SOUTH PORTLAND, Maine — The latest appeal of 2009 city property tax valuations by the owners of the Maine Mall was turned aside by the Maine Board of Property Tax Review in Augusta.
The board’s written decision is not yet available, but city Tax Assessor Elizabeth Sawyer said the refusal by mall owner General Growth Properties to provide appraisals made for the company’s bankruptcy proceedings led the state to deny the Chicago-based company its right to appeal the $242 million valuation.
General Growth Properties can appeal the board’s decision, which was announced March 21, to Cumberland County Superior Court within 21 days. Attorney Jonathan Goldberg and General Growth Properties property tax manager Mike Majury did not return phone calls seeking comment on a possible appeal of the ruling.
The appeal to the state came after the city’s board of assessment review unanimously rejected company efforts to reduce the 2009 valuation by $60 million in July 2011. A favorable ruling would have required the city to repay about $900,000 in property taxes.
In the local appeal, the company appraisal was based on arguments the financial worth of the mall was based on lease contracts and reputation as well as physical property.
Sawyer said evidence of other appraisals made for General Growth Properties by real estate broker Cushman & Wakefield were indicated in court bankruptcy documents, and those appraisals were not released to her or the state board.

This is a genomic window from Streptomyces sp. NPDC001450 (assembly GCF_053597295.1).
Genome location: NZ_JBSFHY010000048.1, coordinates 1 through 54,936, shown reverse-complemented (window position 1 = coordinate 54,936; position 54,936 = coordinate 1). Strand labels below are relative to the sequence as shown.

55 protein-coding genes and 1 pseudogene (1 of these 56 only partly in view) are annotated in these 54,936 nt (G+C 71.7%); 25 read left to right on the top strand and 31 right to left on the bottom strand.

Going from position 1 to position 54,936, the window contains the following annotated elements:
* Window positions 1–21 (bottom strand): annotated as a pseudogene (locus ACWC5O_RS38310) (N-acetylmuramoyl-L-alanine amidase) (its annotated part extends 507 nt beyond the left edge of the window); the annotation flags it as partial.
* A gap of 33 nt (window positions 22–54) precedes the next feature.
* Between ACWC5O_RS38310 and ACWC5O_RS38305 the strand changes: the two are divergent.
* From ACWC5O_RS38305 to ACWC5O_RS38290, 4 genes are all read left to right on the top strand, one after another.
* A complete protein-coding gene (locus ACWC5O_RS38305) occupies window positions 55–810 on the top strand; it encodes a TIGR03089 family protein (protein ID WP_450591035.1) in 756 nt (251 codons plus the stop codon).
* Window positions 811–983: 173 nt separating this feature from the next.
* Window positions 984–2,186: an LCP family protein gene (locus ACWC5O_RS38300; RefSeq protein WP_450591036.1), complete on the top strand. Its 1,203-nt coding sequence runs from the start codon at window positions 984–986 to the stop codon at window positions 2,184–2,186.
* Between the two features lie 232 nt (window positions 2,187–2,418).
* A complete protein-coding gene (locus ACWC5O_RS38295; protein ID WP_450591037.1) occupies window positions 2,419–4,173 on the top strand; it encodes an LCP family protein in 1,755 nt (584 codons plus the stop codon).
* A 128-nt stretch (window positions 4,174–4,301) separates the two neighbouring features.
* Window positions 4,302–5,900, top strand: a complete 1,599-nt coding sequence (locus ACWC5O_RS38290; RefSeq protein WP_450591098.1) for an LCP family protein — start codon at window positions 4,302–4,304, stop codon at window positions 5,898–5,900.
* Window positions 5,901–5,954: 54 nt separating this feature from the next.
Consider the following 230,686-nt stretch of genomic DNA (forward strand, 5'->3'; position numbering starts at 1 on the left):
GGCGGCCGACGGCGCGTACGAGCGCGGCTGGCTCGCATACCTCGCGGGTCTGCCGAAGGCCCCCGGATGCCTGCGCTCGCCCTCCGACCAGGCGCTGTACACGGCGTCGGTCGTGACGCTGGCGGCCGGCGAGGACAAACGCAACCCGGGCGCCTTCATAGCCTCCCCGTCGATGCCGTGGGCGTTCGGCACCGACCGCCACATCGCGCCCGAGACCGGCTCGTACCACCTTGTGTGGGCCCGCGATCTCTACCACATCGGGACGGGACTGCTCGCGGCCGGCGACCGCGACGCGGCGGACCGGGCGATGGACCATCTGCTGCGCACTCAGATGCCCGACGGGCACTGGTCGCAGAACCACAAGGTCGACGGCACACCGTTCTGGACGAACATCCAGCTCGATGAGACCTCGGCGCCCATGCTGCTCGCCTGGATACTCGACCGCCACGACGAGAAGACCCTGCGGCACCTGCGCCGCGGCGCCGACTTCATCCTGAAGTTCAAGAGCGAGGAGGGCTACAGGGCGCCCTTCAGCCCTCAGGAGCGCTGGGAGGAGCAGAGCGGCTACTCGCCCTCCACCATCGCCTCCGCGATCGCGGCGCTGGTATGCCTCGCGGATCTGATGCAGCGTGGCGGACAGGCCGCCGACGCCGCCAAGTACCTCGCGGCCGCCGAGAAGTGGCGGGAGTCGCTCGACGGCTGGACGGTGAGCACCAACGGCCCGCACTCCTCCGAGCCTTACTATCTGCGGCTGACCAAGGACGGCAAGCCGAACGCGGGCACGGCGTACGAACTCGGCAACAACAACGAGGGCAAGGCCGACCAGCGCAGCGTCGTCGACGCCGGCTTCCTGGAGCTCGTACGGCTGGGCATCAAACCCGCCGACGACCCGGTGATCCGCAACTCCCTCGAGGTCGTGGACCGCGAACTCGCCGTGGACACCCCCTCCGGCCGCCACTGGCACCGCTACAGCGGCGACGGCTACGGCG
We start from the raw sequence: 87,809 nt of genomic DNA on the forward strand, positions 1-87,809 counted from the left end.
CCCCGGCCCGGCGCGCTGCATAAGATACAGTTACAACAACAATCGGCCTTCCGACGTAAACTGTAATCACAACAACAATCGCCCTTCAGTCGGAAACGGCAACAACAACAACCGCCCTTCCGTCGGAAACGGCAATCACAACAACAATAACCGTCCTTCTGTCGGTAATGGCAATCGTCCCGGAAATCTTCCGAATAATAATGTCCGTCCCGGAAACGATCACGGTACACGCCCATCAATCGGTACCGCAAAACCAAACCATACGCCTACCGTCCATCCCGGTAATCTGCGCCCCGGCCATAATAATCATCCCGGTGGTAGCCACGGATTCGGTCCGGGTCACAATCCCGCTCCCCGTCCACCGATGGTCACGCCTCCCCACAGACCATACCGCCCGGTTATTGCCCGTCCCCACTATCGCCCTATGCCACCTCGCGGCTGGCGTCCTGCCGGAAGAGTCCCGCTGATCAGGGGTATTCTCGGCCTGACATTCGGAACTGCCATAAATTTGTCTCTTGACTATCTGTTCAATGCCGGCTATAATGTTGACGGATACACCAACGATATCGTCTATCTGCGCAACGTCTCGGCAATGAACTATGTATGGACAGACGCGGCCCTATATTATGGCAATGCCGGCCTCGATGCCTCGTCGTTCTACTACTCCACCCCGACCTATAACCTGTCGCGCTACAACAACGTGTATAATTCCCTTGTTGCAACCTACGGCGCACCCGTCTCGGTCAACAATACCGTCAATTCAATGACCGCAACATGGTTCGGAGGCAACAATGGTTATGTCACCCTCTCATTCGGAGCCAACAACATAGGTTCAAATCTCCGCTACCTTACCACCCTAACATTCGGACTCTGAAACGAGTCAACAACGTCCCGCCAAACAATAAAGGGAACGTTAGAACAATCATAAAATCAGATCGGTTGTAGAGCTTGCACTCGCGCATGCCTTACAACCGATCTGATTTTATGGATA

The state ruling could save the city more than $80,000 in costs associated with defending the 2009 appraisals, Sawyer said.
General Growth Properties owns malls throughout the country. It bought the Maine Mall a decade ago for $265 million and was granted Chapter 11 bankruptcy protection in 2009. The company emerged from bankruptcy in 2010.
The state board previously rejected the company’s appeal of its 2006 valuation in a 2010 hearing. Sawyer said the city board of assessment review also rejected the company’s appeals of 2010 and 2012 valuations.
Sawyer reduced the 2010 valuation to $210 million. She said company officials did not provide countering appraisals at the city review board hearing.
With 12 properties in and around the mall site, General Growth Properties is the biggest city property taxpayer, city Finance Director Greg L’Heureux said. In fiscal year 2013, the company paid $4.03 million in property taxes based on a $245 million valuation.